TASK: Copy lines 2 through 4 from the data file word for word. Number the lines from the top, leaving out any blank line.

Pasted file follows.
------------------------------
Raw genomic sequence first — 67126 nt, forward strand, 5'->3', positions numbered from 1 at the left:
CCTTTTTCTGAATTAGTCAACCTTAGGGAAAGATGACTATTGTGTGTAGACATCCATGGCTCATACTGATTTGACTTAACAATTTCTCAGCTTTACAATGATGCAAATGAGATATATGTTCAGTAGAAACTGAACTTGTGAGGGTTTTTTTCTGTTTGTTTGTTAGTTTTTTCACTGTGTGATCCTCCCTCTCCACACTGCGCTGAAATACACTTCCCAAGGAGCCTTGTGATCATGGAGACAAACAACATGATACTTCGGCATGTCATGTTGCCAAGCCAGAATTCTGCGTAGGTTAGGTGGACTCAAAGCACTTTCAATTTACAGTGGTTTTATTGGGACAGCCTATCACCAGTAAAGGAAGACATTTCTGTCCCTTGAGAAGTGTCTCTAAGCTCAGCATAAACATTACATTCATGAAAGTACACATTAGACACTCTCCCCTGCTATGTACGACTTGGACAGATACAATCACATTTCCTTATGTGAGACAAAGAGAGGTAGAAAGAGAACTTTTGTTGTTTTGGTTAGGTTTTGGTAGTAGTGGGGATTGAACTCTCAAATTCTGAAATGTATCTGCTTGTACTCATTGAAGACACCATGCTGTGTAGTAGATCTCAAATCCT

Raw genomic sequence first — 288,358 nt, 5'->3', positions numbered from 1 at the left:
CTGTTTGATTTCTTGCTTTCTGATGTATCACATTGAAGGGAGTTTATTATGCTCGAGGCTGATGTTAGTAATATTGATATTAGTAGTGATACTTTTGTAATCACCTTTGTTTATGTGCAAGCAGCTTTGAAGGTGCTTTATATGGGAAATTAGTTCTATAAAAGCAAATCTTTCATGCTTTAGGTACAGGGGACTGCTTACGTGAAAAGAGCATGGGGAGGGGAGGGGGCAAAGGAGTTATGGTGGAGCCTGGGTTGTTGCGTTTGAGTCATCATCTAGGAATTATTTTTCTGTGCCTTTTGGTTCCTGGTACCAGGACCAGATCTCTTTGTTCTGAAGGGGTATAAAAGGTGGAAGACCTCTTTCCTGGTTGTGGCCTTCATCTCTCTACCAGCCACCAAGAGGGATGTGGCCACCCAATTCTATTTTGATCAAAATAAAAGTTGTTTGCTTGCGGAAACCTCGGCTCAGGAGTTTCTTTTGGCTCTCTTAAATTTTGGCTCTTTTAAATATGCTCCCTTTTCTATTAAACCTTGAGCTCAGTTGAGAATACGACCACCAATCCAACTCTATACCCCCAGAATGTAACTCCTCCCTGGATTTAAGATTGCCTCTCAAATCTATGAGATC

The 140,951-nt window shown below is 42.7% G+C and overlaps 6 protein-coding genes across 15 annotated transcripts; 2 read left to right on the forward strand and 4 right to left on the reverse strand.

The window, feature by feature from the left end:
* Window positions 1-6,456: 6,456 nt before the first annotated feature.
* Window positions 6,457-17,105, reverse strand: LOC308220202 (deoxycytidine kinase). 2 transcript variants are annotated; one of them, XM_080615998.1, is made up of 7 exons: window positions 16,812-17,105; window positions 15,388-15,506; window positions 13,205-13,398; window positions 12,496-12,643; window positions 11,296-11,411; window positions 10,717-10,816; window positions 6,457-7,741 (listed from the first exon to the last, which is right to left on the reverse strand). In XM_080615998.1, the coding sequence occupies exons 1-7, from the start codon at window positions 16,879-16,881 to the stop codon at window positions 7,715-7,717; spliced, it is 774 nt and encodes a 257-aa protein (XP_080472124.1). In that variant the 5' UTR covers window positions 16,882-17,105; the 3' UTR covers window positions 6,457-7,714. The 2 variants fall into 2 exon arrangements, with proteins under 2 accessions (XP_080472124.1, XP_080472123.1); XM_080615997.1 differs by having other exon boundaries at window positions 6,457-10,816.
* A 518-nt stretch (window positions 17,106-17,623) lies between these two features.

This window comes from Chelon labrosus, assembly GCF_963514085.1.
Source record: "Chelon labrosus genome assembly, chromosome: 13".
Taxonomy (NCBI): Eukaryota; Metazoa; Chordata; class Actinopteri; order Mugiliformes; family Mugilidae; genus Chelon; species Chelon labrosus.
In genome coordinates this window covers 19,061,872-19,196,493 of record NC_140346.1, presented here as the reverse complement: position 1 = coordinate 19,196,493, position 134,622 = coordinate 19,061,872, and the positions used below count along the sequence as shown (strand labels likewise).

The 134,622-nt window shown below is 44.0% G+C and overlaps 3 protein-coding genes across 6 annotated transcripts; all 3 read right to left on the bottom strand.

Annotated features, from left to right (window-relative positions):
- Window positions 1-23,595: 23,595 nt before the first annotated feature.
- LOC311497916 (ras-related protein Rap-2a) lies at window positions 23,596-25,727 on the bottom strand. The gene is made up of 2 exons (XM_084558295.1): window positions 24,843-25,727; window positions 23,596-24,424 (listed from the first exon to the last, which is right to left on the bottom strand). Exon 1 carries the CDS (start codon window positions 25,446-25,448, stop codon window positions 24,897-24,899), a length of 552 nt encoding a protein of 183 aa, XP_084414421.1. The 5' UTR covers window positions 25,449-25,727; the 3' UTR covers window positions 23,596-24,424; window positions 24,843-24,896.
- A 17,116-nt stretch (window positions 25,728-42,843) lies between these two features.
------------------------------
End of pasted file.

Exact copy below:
CCTTTTTCTGAATTAGTCAACCTTAGGGAAAGATGACTATTGTGTGTAGACATCCATGGCTCATACTGATTTGACTTAACAATTTCTCAGCTTTACAATGATGCAAATGAGATATATGTTCAGTAGAAACTGAACTTGTGAGGGTTTTTTTCTGTTTGTTTGTTAGTTTTTTCACTGTGTGATCCTCCCTCTCCACACTGCGCTGAAATACACTTCCCAAGGAGCCTTGTGATCATGGAGACAAACAACATGATACTTCGGCATGTCATGTTGCCAAGCCAGAATTCTGCGTAGGTTAGGTGGACTCAAAGCACTTTCAATTTACAGTGGTTTTATTGGGACAGCCTATCACCAGTAAAGGAAGACATTTCTGTCCCTTGAGAAGTGTCTCTAAGCTCAGCATAAACATTACATTCATGAAAGTACACATTAGACACTCTCCCCTGCTATGTACGACTTGGACAGATACAATCACATTTCCTTATGTGAGACAAAGAGAGGTAGAAAGAGAACTTTTGTTGTTTTGGTTAGGTTTTGGTAGTAGTGGGGATTGAACTCTCAAATTCTGAAATGTATCTGCTTGTACTCATTGAAGACACCATGCTGTGTAGTAGATCTCAAATCCT

Raw genomic sequence first — 288,358 nt, 5'->3', positions numbered from 1 at the left:
CTGTTTGATTTCTTGCTTTCTGATGTATCACATTGAAGGGAGTTTATTATGCTCGAGGCTGATGTTAGTAATATTGATATTAGTAGTGATACTTTTGTAATCACCTTTGTTTATGTGCAAGCAGCTTTGAAGGTGCTTTATATGGGAAATTAGTTCTATAAAAGCAAATCTTTCATGCTTTAGGTACAGGGGACTGCTTACGTGAAAAGAGCATGGGGAGGGGAGGGGGCAAAGGAGTTATGGTGGAGCCTGGGTTGTTGCGTTTGAGTCATCATCTAGGAATTATTTTTCTGTGCCTTTTGGTTCCTGGTACCAGGACCAGATCTCTTTGTTCTGAAGGGGTATAAAAGGTGGAAGACCTCTTTCCTGGTTGTGGCCTTCATCTCTCTACCAGCCACCAAGAGGGATGTGGCCACCCAATTCTATTTTGATCAAAATAAAAGTTGTTTGCTTGCGGAAACCTCGGCTCAGGAGTTTCTTTTGGCTCTCTTAAATTTTGGCTCTTTTAAATATGCTCCCTTTTCTATTAAACCTTGAGCTCAGTTGAGAATACGACCACCAATCCAACTCTATACCCCCAGAATGTAACTCCTCCCTGGATTTAAGATTGCCTCTCAAATCTATGAGATC